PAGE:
Directing His Career

With his first win at the 2018 Sapporo International Film Festival, Jun Chong (CS’16) is a rising narrative film-maker in the local scene.

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Once a child actor at Mediacorp and a theatre studies and drama student, Jun Chong (CS’16) always thought he was going to be an actor. But an epiphany in junior college inspired him to change course.

“I was acting for our theatre studies class when my teacher started to direct us. He instructed me to do this and that,” Chong recalled. “It was at that moment when I felt that as an actor, you are bound by the script and the directions from the director.”

“I believe a film can tell us a lot about the filmmaker. When I watch a film, I try to see it from the filmmaker’s point of view and understand why he made certain decisions.”


“I realised I can use directing to say what I wanted to say and that was when I made the shift,” added the 28-year-old line producer and assistant director.

His passion for the film industry was further underscored by a fruitful professional internship as an WKWSCI undergraduate, when he managed to nab a stint at Chuan Pictures in 2014, a production company owned by acclaimed local film-maker Royston Tan, known for his films “15: The Movie” and “12 Lotus”.

Eventually, the eight-month internship led him to his first job upon graduation in 2016, when he joined Chuan Pictures as a line producer and assistant director. Today, Chong counts himself fortunate to work alongside Tan, someone who is like a mentor and a friend.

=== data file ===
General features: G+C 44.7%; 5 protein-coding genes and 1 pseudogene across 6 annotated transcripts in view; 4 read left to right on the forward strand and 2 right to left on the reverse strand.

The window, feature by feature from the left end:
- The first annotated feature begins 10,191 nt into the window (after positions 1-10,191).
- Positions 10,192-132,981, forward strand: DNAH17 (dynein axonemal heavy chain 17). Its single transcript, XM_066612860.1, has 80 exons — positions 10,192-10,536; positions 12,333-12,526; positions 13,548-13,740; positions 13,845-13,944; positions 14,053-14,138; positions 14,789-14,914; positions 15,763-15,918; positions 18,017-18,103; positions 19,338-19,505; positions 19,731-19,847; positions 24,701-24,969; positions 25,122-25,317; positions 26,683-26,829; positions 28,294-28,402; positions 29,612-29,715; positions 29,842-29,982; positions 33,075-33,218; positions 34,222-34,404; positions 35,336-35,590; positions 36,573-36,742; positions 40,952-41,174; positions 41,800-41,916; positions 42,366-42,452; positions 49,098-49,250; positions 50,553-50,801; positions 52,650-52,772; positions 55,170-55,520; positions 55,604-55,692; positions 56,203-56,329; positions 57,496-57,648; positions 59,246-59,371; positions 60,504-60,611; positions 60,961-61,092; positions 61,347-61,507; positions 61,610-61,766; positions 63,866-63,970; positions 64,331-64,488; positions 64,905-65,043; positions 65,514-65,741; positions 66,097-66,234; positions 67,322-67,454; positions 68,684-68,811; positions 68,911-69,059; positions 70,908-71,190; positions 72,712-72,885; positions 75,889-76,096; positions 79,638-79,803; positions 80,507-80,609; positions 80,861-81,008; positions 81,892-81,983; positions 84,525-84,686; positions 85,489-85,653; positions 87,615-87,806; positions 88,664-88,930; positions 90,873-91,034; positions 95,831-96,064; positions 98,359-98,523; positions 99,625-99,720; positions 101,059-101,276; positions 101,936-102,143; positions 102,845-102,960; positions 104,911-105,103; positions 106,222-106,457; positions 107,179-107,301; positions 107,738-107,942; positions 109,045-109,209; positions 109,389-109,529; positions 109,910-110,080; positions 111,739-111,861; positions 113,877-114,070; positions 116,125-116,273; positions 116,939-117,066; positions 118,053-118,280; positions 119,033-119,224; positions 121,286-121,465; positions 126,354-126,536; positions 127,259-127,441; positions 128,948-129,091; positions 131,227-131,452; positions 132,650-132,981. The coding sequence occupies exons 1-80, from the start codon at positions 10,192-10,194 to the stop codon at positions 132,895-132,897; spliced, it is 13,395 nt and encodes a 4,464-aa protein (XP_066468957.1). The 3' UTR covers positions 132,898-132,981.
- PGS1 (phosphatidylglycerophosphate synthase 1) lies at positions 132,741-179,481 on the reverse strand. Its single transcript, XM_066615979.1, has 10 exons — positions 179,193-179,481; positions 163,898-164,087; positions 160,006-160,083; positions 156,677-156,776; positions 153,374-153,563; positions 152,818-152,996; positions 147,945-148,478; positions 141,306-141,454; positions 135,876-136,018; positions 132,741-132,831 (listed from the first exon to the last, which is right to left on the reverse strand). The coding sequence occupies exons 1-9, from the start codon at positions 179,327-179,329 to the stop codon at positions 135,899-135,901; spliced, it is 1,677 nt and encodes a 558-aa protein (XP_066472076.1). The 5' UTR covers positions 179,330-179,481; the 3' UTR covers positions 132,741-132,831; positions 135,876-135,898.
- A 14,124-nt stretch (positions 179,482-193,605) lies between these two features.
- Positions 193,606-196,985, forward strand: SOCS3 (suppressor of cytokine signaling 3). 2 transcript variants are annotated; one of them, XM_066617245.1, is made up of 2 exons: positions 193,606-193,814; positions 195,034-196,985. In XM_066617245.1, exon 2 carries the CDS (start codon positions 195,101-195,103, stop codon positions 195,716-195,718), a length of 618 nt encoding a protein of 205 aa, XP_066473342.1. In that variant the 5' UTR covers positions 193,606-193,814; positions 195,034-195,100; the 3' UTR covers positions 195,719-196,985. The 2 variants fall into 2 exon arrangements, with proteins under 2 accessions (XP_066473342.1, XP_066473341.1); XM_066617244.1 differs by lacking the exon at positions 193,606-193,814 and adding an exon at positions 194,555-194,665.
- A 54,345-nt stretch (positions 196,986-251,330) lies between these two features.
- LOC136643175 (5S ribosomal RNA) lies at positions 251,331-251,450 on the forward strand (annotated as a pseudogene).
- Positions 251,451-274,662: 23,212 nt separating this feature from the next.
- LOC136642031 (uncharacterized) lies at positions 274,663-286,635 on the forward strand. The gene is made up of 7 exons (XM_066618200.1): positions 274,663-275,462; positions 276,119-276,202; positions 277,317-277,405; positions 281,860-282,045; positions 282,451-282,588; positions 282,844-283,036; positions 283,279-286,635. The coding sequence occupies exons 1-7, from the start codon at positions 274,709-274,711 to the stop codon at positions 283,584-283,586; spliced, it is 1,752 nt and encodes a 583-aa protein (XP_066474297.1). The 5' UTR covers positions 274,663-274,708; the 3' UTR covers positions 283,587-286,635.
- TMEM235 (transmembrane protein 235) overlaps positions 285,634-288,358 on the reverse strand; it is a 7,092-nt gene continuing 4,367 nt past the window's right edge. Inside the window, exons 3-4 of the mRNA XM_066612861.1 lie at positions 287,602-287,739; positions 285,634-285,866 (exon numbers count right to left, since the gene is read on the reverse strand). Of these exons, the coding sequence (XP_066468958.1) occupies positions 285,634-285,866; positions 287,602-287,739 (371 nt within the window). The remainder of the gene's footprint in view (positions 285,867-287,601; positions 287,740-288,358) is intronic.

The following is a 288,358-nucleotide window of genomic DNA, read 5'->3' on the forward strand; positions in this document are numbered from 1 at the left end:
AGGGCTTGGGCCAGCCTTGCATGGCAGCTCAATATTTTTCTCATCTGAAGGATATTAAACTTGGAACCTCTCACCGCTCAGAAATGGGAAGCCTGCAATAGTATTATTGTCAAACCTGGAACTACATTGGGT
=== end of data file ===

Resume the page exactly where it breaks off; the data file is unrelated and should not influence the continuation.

“He has taught me a lot on how to navigate the local movie scene and how to make my films better,” Chong said.

Over the years, he has even found time on top of his work to make short films.

Chong has directed three film productions so far, one under Chuan Pictures in 2017, one with an art studio in Japan in 2018, and one independent film in 2019. These were accomplished on top of his other duties at Chuan Pictures, which includes co-directing local dialect drama “Eat Already 2” in 2017 and a segment of Mediacorp’s Star Search this year.


His First Win

Chong’s film career took off when his debut production, “Ke”, was crowned the Best Asian Short in the 2018 Sapporo International Short Film Festival. The Hakka short is part of a dialect omnibus, titled 667, produced by Royston Tan.

Commissioned by Singapore Chinese Culture Centre (SCCC), Ke tells a story of an elderly Taiwanese woman who came to Singapore to find her late grandfather’s gravestone in Singapore’s last Hakka cemetery.

The film took a total of four months to produce and starred Taiwanese actress Xie Xiao Ling and local veteran actor Liang Tian. Xie also won the Best Actress award for her role in “Ke” at the festival.

“Ke” was first screened at the SCCC in 2017, along with the four other films in the anthology. In 2018, SCCC screened 667 again to celebrate Chong’s win.

Calling the award “a huge encouragement and a stepping stone” in his career, the opportunity to make another film also came alongside the honour.

When Chong was at the festival, the organiser offered him a residency opening at the Sapporo Tenjinyama Art Studio. Provided with a fund and a local artist coordinator, who helped Chong find the actor and locations he needed, Chong completed his second film, “Autumn”, during that period.

The film was first screened at the art studio in 2018, and at the Vienna Independent Film Festival this year.